It isn’t just Anthony’s views on Farrkahan that may affect his official conduct.  At the taxpayer-paid desk Anthony was stationed by the chief of police to perform the duties of a police officer are pictures of former FBI director James Comey and ex-FBI special agent Peter Strozk.

Across Comey’s picture is the word “Fire” and “terminated” across Strozk’s.  The irony of Anthony’s apparent support of President Donald Trump’s decision to fire the two law enforcement officers is that the precedent Trump set applies to him.  Each FBI agent was terminated by Trump for his perception of their “personal” views “on the job.”

Behind Strozk’s picture is what appears to be “partisan” political literature connected to the candidacy of Summit County Prosecuting Attorney Sherry Bevan Walsh on public property.   

Pictures of the two FBI agents President Donald Trump fired are on the desk of Akron cop James Anthony along with what appears to be the political literature of Summit County Prosecutor Sherry Bevan.

The Akron police department receives federal grant funds from the U.S. Department of Justice that comes attached to federal laws like the Hatch Act.  That federal law makes it unlawful for public employees fully-paid with, in part with or equipped with federal funds to campaign for a “partisan” candidate for elected office.  Depending upon how widespread police supervisors have allowed cops to express their partisan political views in public buildings their acts could lose the city federal funding.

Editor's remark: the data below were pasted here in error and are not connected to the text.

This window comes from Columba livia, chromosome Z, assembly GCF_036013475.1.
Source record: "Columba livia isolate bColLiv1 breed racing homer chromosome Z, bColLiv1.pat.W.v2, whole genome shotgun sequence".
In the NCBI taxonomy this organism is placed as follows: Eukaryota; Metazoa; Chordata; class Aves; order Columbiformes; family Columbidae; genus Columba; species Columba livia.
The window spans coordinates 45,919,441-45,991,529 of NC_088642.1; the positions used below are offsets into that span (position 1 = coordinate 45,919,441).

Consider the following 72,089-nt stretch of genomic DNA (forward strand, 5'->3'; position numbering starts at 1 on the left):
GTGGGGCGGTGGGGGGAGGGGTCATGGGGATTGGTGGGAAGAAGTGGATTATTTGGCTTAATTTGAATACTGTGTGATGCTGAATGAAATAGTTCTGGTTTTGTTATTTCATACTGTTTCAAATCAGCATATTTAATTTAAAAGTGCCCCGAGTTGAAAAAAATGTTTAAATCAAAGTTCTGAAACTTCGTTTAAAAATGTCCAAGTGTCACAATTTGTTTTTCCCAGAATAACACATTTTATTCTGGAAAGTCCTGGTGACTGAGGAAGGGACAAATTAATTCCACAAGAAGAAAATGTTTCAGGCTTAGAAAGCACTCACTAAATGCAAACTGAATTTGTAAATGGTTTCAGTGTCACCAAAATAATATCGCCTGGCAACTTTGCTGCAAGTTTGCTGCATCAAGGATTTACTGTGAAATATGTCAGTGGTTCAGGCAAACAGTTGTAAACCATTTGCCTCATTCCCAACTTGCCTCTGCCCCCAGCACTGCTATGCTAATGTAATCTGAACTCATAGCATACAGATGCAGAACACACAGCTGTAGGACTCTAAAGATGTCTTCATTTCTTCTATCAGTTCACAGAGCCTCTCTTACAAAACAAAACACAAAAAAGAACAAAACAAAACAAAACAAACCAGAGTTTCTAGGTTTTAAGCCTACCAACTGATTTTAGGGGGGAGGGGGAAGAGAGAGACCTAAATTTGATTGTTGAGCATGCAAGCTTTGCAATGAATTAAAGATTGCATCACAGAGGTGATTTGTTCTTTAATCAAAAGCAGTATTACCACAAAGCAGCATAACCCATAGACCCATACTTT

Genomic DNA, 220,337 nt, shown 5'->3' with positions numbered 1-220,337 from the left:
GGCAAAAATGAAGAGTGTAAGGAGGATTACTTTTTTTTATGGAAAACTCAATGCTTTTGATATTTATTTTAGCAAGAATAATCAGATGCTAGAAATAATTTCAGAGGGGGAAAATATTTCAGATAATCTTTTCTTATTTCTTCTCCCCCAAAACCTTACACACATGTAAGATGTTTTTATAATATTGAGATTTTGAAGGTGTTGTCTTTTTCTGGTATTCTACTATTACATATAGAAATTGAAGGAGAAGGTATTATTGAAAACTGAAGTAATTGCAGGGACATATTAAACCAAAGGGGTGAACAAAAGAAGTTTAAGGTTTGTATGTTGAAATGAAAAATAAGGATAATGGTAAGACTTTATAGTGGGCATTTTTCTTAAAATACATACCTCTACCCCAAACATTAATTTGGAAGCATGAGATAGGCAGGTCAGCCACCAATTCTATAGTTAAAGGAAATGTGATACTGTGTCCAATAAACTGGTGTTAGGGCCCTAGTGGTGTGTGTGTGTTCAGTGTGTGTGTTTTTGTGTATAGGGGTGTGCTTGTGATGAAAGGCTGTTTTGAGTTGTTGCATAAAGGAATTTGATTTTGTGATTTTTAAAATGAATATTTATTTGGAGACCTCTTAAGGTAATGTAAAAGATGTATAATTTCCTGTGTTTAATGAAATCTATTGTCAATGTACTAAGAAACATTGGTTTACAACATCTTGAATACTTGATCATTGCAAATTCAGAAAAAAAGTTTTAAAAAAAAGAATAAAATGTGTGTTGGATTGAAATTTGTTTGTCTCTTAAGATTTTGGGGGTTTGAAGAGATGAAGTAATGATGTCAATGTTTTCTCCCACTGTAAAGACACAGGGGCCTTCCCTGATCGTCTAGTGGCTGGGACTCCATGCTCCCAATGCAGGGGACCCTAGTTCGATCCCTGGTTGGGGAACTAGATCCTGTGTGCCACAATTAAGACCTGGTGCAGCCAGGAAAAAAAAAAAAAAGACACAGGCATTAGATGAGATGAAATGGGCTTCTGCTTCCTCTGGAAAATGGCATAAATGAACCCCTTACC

Anthony was administered an oath of office by the city’s mayor to perform the duties of police officer found in Section 737.11 of Ohio’s revised code.

“The police force of a municipal corporation shall preserve the peace, protect persons and property, and obey and enforce all ordinances of the legislative authority of the municipal corporation, all criminal laws of the state and the United States …” 

The laws Anthony is mandated to obey, first, and enforce, don’t have room for him to discriminate between citizens he “perceives” as violating them.   It’s a federal civil rights violation of 18 U.S.C. 241 and 242 if Anthony were to use the authority of a police officer to perform the duties identified in R.C. 737.11 discriminately and “target” certain citizens for law enforcement, or even uses of force, because of the personal biases exhibited in his Facebook posts.

While Akron’s police leadership are conducting a go nowhere investigation of his Facebook posts to see if they violate a policy, which they don’t.  What should be investigated are Anthony’s arrests and evidence of criminal misconduct and bias that has come from suppression hearings connected to them.

Eric Jonathan Brewer

Cleveland's most influential journalist and East Cleveland's most successful mayor is an East Saint Louis, Illinois native whose father led the city's petition drive in 1969 to elect the first black mayor in 1971. Eric is an old-school investigative reporter whose 40-year body of editorial work has been demonstrably effective. No local journalist is feared or respected more.